At issue is the underlying notion of preemption - in this case, whether a federal law known as the National Childhood Vaccine Injury Act of 1986 prevents the family of Hannah Bruesewitz to press their lawsuit, which was rejected by (the federal vaccine court) that is empowered to provide compensation. The Bruesewitz family then filed a lawsuit in state court before it was moved to federal court and, later, dismissed (see this).
The law says that a vaccine maker should not be held liable in a civil acdtion if an injury was caused by unavoidable side effects, "even if the vaccine was properly prepared and was accompanied by proper directions and warnings." In other words, the provision bars lawsuits in state courts but with an exception - claims except those alleging a manufacturing defect or a failure to warn. And that is what the family is citing as it proceeds to the US Supreme Court.
In their brief, the family argues that allowing design-defect claims for "preventable harms" would provide incentive for vaccine makers to conduct adequate research, design their vaccines as safely as possible, and incorporate scientific advances into vaccine design to protect the public from unnecessary harm." They also maintain that lawsuits can promote FDA because they help to disclose side effect info the agency does not require as part of the regulatory approval process." And they add that, if the Supreme Court lets the previous decision stand, "injured children would be denied redress even for injuries caused by recklessly designed vaccines or vaccines that a manufacturer knew would cause unnecessary harm. No sound policy justifies such a result."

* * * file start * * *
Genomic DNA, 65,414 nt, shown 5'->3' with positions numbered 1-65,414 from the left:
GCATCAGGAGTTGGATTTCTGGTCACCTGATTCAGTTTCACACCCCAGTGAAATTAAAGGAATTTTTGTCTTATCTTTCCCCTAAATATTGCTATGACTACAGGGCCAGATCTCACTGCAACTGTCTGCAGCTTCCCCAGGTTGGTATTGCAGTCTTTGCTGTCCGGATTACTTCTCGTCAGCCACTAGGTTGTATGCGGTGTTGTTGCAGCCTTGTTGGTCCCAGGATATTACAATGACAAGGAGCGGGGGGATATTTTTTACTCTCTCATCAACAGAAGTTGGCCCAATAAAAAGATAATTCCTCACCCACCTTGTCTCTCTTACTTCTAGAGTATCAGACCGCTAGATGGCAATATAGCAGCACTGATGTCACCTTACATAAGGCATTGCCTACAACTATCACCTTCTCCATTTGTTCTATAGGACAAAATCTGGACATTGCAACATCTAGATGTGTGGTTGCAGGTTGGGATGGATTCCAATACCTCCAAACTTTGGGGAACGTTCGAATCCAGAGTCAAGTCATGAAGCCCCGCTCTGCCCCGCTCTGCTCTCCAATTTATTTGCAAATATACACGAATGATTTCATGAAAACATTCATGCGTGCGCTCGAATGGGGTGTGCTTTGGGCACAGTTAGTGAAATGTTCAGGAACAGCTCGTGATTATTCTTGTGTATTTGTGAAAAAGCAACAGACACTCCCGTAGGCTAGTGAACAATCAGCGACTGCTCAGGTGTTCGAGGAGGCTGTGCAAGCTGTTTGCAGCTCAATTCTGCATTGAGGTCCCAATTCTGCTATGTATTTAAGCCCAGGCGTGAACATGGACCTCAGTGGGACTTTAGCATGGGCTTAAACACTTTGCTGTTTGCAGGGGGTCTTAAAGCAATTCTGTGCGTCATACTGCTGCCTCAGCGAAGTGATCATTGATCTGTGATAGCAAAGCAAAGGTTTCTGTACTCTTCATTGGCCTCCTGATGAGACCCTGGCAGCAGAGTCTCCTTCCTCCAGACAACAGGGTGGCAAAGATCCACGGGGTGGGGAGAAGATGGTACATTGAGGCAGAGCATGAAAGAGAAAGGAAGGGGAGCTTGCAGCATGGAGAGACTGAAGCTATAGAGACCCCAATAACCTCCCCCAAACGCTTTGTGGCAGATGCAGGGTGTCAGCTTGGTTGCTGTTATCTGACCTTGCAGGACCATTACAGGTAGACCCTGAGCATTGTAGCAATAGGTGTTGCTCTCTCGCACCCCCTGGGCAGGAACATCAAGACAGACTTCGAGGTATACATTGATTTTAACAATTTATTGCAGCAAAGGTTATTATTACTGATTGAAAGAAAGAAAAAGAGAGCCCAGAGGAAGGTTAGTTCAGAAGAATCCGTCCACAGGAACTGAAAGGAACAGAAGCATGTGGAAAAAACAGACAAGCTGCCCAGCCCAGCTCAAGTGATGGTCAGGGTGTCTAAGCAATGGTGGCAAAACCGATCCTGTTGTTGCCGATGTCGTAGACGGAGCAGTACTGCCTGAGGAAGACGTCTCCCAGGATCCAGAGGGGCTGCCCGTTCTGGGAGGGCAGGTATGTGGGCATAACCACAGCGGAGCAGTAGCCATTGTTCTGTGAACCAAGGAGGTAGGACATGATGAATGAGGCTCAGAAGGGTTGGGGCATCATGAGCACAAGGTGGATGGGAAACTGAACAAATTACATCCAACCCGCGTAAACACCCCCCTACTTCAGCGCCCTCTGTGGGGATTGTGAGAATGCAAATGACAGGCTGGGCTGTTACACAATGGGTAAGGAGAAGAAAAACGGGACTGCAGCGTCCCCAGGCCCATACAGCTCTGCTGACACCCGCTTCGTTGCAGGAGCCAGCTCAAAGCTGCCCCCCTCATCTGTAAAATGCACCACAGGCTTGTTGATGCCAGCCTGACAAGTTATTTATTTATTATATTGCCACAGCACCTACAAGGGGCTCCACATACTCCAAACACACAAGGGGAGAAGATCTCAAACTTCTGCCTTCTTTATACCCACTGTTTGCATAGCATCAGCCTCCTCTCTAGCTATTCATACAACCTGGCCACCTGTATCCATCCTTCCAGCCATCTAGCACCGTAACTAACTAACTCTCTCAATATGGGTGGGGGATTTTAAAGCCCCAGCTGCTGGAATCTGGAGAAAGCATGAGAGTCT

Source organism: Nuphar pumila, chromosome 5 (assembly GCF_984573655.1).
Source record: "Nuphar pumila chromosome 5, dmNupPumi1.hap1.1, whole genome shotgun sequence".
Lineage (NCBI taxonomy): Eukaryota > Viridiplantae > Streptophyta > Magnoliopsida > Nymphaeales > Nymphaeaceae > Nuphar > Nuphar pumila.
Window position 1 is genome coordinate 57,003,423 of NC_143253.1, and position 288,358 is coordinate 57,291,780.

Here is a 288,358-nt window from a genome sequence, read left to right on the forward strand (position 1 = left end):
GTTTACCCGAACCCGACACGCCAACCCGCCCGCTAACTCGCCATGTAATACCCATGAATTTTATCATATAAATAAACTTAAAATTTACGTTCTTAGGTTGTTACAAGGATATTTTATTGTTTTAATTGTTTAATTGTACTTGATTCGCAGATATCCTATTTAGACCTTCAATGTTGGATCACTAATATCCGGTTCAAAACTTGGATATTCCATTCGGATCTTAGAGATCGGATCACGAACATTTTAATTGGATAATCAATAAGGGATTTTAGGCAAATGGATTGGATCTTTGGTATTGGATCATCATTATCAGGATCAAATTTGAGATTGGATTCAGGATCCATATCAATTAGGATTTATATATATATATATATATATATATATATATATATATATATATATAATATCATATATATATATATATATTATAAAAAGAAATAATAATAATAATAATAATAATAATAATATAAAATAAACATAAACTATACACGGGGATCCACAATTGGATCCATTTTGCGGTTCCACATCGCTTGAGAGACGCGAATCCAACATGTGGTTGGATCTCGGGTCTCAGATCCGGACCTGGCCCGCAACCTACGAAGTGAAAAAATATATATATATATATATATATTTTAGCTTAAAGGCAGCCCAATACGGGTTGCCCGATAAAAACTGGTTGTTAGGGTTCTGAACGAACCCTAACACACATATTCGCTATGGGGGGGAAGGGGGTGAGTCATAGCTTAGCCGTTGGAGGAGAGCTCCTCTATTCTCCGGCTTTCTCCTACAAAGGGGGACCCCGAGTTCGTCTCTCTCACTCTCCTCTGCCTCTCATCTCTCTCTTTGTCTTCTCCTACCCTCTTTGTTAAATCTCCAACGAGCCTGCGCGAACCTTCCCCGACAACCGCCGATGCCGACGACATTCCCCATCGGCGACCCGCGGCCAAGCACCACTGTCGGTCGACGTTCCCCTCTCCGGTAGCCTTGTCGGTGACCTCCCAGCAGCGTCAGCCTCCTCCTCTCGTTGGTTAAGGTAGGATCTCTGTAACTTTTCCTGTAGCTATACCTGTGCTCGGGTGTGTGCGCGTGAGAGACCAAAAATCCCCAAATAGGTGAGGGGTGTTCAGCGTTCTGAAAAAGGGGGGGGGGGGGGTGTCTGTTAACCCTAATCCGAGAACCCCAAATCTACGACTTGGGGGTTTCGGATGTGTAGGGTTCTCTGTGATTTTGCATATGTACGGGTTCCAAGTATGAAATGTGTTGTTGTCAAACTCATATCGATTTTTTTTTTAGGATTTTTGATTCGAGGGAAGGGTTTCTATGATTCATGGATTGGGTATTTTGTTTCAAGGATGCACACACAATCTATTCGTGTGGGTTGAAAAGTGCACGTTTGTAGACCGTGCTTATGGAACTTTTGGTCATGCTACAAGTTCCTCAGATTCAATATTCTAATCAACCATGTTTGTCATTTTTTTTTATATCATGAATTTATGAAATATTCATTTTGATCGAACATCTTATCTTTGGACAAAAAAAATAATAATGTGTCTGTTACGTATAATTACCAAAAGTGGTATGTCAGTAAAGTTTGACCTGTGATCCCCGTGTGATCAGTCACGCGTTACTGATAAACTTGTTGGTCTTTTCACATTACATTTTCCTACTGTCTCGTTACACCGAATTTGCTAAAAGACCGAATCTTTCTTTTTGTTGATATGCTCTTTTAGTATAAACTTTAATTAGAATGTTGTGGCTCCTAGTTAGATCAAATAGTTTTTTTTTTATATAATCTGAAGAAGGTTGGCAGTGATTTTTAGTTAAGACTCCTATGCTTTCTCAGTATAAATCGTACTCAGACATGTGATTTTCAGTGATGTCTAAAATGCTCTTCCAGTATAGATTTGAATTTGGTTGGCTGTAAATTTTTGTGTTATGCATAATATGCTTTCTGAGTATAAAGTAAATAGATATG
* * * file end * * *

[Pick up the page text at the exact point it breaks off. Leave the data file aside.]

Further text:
The opposing brief from Wyeth, which is now owned by Pfizer argues the law has succeeded by providing incentives and compensation, and that overturning the apple cart will overwhelm vaccine makers with litigation that will stymie further research. "Over twenty new childhood vaccines have been brought to market since the effective date of the Act; adverse events are promptly reported to the government under the VAERS system (adverse events reporting); and over $1.8 billion in compensation has been awarded to petitioners by Vaccine Court. Thus, no policy consideration supports restricting the scope of the preemption provision that Congress enacted in 1986." (You can read all of the supporting briefs from other groups here, thanks to the ABA).
In an interview with a Pittsburgh television station the other day (you can watch the video here), Hannah's mom strikes a populist chord: "It's now an opportunity for us to come out and say that vaccine manufacturers need to be more responsible," says Robie Bruesewitz. "Wyeth Labs needs to be held accountable for what happened to my daughter." But what do you think? This is an important matter. Please vote and then tell us what you think.
Should The Supreme Court Allow The Bruesewitz Lawsuit To Proceed?
- No (60%, 69 Votes)
- Yes (40%, 46 Votes)
Total Voters: 115
pix appears from WTAE